Think of CapTri® asan immediate energy source that will getburned before the body has time to storeit. If eating regular food is like throwing alog on the fire, eating CapTri® is like pour-ing gasoline on the fire.How does this work? Medium chaintriglycerides enter the mitochondria bypassive diffusion independent of the car-nitine shuttle and thus are immediatelyoxidized as fuel, bypassing regulation(4,5,7,8,9). Mitochondria are the little fur-naces inside cells where foods are burnedto produce energy. Normal fats cannot getinside mitochondria by themselves, but have to be carried inside by a transportsystem called the carnitine shuttle. Thisresults in regular fats being burned rela-tively slowly, giving them more time tobe stored as body fat. Also, this serves asa way of regulating fat metabolism. Regu-lar fats are not used as fuel to a signifi-cant extent as long as carbohydrates areavailable, since the carnitine shuttle is in-hibited by malonyl-CoA, a byproduct ofcarbohydrate metabolism. CapTri®, on theother hand, is used as fuel even in thepresence of available  carbohydrates, andspares carbohydrate for glycogen storage.This means more carbohydrates are avail-able for strength and more endurance. TheTEF and low food efficiency of CapTri®is due to its rapid oxidation (burning). Asfats are converted to energy, the initialbreakdown product is acetyl-CoA, whichthen feeds into the pathways of the Krebscycle, electron transport and oxidativephosphorylation. (The biochemistry of allthis is explained in much greater detail inour technical series.) As CapTri® is beingburned, acetyl-CoA is produced so fastthat as to overwhelm the capacity of theKrebs Cycle in the liver. This excessacetyl-CoA is converted to ketone bodies(6,10,11). Ketone bodies produced in theliver are then used as fuel by skeletalmuscle. The strategy is to replace con-ventional dietary fat with CapTri®, therebyreducing food efficiency of the diet.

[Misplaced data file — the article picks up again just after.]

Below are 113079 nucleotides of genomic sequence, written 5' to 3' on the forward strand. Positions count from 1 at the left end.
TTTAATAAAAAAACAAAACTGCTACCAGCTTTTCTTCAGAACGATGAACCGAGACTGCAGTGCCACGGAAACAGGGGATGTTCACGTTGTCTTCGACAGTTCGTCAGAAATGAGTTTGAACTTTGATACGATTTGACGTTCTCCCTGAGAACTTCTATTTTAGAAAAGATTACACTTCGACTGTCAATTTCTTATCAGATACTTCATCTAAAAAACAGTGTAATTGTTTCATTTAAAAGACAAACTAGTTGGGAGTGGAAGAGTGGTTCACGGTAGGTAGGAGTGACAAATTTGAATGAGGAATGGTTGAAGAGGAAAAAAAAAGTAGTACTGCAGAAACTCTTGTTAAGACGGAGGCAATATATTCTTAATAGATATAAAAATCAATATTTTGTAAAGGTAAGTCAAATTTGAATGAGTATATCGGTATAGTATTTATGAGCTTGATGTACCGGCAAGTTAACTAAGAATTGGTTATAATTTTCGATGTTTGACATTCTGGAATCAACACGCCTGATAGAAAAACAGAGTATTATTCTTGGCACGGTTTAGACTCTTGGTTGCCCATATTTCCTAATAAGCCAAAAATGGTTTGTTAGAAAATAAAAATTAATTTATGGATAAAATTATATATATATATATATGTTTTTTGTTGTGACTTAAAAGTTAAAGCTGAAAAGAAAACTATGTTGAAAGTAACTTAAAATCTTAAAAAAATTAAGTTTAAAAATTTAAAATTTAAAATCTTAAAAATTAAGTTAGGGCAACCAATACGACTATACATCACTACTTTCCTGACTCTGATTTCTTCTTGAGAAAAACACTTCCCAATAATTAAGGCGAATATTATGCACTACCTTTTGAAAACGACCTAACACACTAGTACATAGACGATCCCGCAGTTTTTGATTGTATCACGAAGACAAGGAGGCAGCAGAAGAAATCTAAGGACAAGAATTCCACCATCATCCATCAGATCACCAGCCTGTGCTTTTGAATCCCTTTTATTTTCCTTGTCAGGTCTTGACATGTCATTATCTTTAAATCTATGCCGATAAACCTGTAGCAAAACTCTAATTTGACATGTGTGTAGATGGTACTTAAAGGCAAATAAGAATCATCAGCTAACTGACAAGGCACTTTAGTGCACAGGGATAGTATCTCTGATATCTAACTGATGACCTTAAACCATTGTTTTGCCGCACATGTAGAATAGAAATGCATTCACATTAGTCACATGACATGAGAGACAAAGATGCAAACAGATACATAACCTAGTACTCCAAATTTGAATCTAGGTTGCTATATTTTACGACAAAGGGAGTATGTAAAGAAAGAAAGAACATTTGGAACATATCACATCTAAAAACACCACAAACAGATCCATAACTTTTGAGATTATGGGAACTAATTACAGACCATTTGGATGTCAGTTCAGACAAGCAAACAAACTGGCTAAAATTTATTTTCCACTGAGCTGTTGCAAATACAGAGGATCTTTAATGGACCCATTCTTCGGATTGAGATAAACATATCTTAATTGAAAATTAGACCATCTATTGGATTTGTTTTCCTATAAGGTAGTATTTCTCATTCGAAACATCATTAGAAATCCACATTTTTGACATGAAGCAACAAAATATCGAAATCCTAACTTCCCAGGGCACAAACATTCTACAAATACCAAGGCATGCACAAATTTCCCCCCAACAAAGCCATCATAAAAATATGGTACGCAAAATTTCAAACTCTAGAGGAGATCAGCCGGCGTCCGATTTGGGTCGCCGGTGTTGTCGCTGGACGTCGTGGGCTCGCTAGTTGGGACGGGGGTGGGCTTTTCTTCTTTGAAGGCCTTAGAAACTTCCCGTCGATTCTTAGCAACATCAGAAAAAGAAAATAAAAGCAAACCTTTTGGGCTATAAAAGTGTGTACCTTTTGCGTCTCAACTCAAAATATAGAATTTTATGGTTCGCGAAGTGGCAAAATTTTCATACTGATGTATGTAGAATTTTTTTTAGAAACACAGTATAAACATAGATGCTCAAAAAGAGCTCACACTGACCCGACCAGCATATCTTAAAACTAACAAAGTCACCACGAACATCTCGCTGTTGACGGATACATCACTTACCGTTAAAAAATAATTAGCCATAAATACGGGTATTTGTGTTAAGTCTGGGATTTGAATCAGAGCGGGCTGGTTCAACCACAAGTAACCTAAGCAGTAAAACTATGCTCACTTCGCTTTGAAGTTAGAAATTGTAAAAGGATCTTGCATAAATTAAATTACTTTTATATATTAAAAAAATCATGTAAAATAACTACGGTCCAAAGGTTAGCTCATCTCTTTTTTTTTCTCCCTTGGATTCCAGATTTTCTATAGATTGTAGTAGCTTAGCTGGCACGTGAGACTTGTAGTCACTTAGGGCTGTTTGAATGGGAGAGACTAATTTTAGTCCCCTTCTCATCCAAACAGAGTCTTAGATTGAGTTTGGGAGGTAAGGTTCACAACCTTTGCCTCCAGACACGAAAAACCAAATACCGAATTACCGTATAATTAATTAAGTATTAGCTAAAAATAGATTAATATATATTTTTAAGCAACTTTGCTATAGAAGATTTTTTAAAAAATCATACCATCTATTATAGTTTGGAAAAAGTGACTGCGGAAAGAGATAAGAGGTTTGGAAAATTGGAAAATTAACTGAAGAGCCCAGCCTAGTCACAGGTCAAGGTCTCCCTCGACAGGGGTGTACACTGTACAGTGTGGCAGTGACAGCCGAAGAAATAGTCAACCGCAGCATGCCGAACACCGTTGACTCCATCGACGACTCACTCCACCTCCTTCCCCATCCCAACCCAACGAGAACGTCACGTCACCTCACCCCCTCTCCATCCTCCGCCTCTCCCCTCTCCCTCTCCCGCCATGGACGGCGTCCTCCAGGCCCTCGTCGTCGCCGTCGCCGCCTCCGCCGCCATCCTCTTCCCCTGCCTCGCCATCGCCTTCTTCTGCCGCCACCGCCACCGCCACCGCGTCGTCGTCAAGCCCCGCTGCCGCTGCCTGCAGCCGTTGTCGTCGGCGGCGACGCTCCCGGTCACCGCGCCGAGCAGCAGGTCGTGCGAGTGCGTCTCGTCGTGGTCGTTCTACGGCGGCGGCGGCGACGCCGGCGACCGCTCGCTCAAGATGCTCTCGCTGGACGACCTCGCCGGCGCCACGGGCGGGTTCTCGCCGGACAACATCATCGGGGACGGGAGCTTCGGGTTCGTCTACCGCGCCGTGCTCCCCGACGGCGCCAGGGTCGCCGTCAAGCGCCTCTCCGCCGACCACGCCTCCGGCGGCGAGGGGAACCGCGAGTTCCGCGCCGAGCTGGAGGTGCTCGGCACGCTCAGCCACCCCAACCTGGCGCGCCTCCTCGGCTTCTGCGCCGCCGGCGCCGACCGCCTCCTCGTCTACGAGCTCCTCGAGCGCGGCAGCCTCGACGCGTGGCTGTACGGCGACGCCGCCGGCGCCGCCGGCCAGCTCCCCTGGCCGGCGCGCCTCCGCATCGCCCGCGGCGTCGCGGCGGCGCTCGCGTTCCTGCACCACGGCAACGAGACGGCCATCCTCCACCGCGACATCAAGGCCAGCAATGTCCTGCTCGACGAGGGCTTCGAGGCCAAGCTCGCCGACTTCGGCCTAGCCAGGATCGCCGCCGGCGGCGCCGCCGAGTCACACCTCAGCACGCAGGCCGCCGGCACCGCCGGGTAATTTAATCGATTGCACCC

Wehave used this technique at Parrillo Per-formance to convert amateur bodybuild-ers into professionals (12). Our secret isCapTri® — the most powerful MCT onthe market. By replacing regular dietaryfat with CapTri®, you can achieve lowerbody fat levels. Before contests, bodybuild-ers also substitute CapTri® for starchy car-bohydrates. This increases the glucagonto insulin ratio generated by the diet aswell as further reducing food efficiency.This all works together to shift your meta-bolic pathways into a fat-burning mode.Ask for our technical series on CapTri®or consult our Nutrition Program orCapTri® Manual if you want the scientificdetails on how it works and how to useit.The thermic effect of food (TEF) isdefined as the postprandial (after eating)increment in energy expenditure above theresting rate and is expressed as a fractionof the energy content of the food con-sumed (3). A substantial part of the TEF(50-75%) is simply the energy used todigest, transport and store food (3). Thisis termed the obligatory component ofTEF. Carbohydrate feeding is known tostimulate the sympathetic nervous systemand the ensuing catecholamine-mediatedincrease in metabolic rate is known as thefacultative component of TEF (3). Thiseffect can be blocked by propanolol (abeta-adrenergic antagonist).Mechanisms which may be involvedin facultative thermogenesis include stimu-lation of sympathetic activity, increasedsubstrate cycling of three-carbon com-pounds such as lactate (from anaerobicmetabolism) and alanine (from branchedchain amino acid metabolism), increasedredox cycling and stimulation of proteinand fat synthesis (3). The relative contri-bution of each of these probably variesaccording to the fuel substrate being oxi-dized. The most important player in glu-cose-induced thermogenesis (GIT) isprobably activation of the sympatheticnervous system, since this effect can beblocked by propanolol (3).